Today’s “smart” televisions are more than just a way to catch up on news or watch the latest episode of “CSI.” Businesses and consumers use them to connect with mobile devices, cloud-based services as well as the outside world. And in hospitals, interactive patient entertainment systems help people beat boredom while becoming more engaged in their own healthcare.
The result: increased patient satisfaction, better health outcomes and decreased hospital readmissions.
Visual communications company TeleHealth Services has been providing hospitals with television services for decades, but those solutions have evolved in recent years with the introduction of healthcare TVs from Samsung.
Matthew K. Barker, vice president of marketing at TeleHealth, explains, “We utilize all the great technology Samsung puts into those televisions to help drive the overall patient experience — through patient satisfaction efforts, patient education curriculums and integration with the hospitals’ EMRs.”
So, how is interactive patient care changing the game for hospitals?
How It Works
By integrating smart TVs with interactive patient engagement technology and electronic medical records (EMRs), TeleHeath’s solution customizes the patient experience and puts key information where patients are most likely to see it — on the screens they’ll stare at for most of their hospital stay.
“At home, the average consumer has the TV on between six to eight hours a day,” Barker explains. “In the hospital, that number jumps to 11 to 13 hours, providing a great touch point for hospitals to engage patients in their care, and for hospitals to utilize a quality entertainment platform to differentiate their offerings from other local healthcare options.”
TeleHealth interfaces with a hospital’s EMR to customize the patient experience. Demographic and patient health data tells the system which language to display content in and what types of educational videos the patient should see. “We can also do a health assessment to establish the patient activation levels,” Barker says. “This tells us whether they’ll be seeking out information on their healthcare or whether we need to prompt them to learn more. Then we start delivering information on the patient’s condition, the procedures they’ll be having and any other relevant content.”
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Care teams can also prescribe specific educational content to patients while they’re in the hospital and once they go home. “We provide hospitals, home health providers and ambulatory care centers with Samsung Galaxy tablets,” says Barker. “This way, at-risk patients can reference the materials they received in the hospital, have new educational content prescribed to them and stay connected to their healthcare providers.”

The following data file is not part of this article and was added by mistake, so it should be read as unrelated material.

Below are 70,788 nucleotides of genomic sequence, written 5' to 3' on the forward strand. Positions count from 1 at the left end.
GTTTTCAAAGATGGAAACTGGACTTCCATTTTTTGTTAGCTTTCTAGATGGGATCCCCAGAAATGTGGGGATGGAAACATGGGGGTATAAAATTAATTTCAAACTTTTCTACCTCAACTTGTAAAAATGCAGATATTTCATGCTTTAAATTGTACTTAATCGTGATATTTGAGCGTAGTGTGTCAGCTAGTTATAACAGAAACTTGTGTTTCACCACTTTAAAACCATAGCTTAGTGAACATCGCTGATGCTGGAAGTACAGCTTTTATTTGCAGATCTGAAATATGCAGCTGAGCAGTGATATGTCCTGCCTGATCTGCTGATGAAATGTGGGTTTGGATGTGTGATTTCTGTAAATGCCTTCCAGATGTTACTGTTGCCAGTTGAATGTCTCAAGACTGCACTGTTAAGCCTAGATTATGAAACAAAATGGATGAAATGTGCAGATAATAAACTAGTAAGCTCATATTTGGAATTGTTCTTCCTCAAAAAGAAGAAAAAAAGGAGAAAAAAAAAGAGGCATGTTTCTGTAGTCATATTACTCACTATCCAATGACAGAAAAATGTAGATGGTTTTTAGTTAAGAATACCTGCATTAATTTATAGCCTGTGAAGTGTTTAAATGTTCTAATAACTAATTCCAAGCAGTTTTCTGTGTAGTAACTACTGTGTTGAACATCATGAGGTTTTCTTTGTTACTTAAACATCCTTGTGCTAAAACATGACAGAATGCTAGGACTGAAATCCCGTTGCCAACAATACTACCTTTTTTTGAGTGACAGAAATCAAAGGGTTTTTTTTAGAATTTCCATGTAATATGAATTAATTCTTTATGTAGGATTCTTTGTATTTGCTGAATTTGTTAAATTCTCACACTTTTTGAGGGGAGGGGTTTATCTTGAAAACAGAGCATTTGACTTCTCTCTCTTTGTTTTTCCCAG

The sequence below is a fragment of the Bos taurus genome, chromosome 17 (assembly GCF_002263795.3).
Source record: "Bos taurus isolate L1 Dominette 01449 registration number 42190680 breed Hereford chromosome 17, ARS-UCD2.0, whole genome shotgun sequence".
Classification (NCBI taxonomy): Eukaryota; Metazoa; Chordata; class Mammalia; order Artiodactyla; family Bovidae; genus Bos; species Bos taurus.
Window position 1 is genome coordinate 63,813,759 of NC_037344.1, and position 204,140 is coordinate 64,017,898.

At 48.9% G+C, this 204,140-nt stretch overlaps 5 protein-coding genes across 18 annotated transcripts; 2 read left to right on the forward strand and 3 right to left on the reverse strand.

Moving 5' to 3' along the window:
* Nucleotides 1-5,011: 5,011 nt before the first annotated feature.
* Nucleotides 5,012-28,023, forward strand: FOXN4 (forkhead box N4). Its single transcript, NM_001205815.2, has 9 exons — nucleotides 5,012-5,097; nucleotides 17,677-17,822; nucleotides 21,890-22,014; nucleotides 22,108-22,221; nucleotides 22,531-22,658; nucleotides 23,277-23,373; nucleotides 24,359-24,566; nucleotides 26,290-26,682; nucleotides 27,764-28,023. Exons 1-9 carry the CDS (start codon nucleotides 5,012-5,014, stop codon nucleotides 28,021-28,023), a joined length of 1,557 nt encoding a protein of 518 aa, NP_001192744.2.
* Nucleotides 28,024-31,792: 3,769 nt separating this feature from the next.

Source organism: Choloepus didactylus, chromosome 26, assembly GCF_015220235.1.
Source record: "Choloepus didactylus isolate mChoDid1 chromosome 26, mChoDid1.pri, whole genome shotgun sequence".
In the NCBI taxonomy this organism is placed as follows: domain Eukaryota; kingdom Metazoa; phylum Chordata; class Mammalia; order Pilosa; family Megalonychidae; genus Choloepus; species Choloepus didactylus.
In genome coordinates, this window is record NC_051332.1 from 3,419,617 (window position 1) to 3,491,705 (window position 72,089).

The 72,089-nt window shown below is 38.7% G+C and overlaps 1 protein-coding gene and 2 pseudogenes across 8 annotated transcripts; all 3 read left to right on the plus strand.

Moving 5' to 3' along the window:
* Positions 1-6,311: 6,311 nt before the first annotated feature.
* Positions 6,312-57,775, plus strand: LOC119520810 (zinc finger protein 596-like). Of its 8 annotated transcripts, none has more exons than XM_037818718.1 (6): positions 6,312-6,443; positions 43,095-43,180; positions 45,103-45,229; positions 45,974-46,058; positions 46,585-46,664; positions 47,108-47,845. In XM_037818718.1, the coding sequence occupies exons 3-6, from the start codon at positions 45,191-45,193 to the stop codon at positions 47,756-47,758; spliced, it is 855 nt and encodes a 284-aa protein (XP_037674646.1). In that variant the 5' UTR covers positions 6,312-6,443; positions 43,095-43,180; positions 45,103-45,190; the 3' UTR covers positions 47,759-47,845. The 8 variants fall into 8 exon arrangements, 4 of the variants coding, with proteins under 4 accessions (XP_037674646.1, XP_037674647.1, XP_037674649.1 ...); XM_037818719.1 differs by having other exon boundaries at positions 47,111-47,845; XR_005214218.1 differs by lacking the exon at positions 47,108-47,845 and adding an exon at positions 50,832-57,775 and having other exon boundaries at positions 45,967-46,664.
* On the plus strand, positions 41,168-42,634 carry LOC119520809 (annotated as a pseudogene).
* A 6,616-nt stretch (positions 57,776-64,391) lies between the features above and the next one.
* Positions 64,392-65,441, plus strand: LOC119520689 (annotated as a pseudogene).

Five Key Benefits of Interactive Patient Entertainment Systems
TeleHealth customers report impressive results from this solution. For example, Kaiser Permanente Panorama City Hospital in Southern California, after partnering with TeleHealth, has reduced cardiac and pneumonia readmission rates by more than 12 percent, boosted hospital satisfaction ratings by around 12 percent and increased the number of patients who “understand their condition” by around 8 percent.
Meanwhile, at Elmhurst Hospital Center in New York City, patient education through video has increased by 93 percent, and patient satisfaction levels have increased by double digits year after year.
Barker attributes these results to:
1. Better entertainment options: Distractions help to alleviate the pain, discomfort and anxiety most hospital inpatients feel. “Smart functionality built into Samsung TVs allows us to offer Internet access as well as TV shows, movies, games, social media and relaxation programming,” says Barker.
2. Improved learning experience: Rather than handing patients educational packets to read, and never knowing if they actually read them, care providers can serve up video tutorials for disease management. “We live in a multimedia world,” says Barker. “There are several studies showing that video education is a more powerful education medium, especially with people under age 50, low-income demographics and those with lower education levels. In addition, the on-demand access allows the patient and caregivers to deliver the patient education at the optimal teachable moment.”
3. Increased patient retention and referrals: Barker says making televisions “the hub for everything” gives hospitals a key differentiator. “If you make a good impression on a mother having a child at your hospital, you’ve possibly got another 40 years of healthcare to provide at your facility.”
Satisfied patients are also more likely to refer others. At Elmhurst Hospital Center, the likelihood of a patient recommending the hospital increased 27 percent in less than 18 months after the solution was introduced.
4. Decreased hospital readmissions: The more engaged and educated hospital patients are, the better they manage their conditions from home. “This is better for patients’ long-term health and keeps hospitals from being penalized on CMS reimbursements for readmissions,” Barker remarks.
5. Improved communication via digital whiteboards: Hospitals can provide information about care providers, medications, patients’ daily schedules and anything else they need to know during their stay. As Barker notes, “Part of the scary thing about a hospital stay is the apprehension around what’s going to happen next. The digital whiteboard pulls data from the EMR and presents it on bedside television in a very simple user interface that puts patients at ease and lets them know exactly what’s happening.”
With smart TVs, hospitals can produce smarter patients, driving costs down and patient satisfaction scores up.
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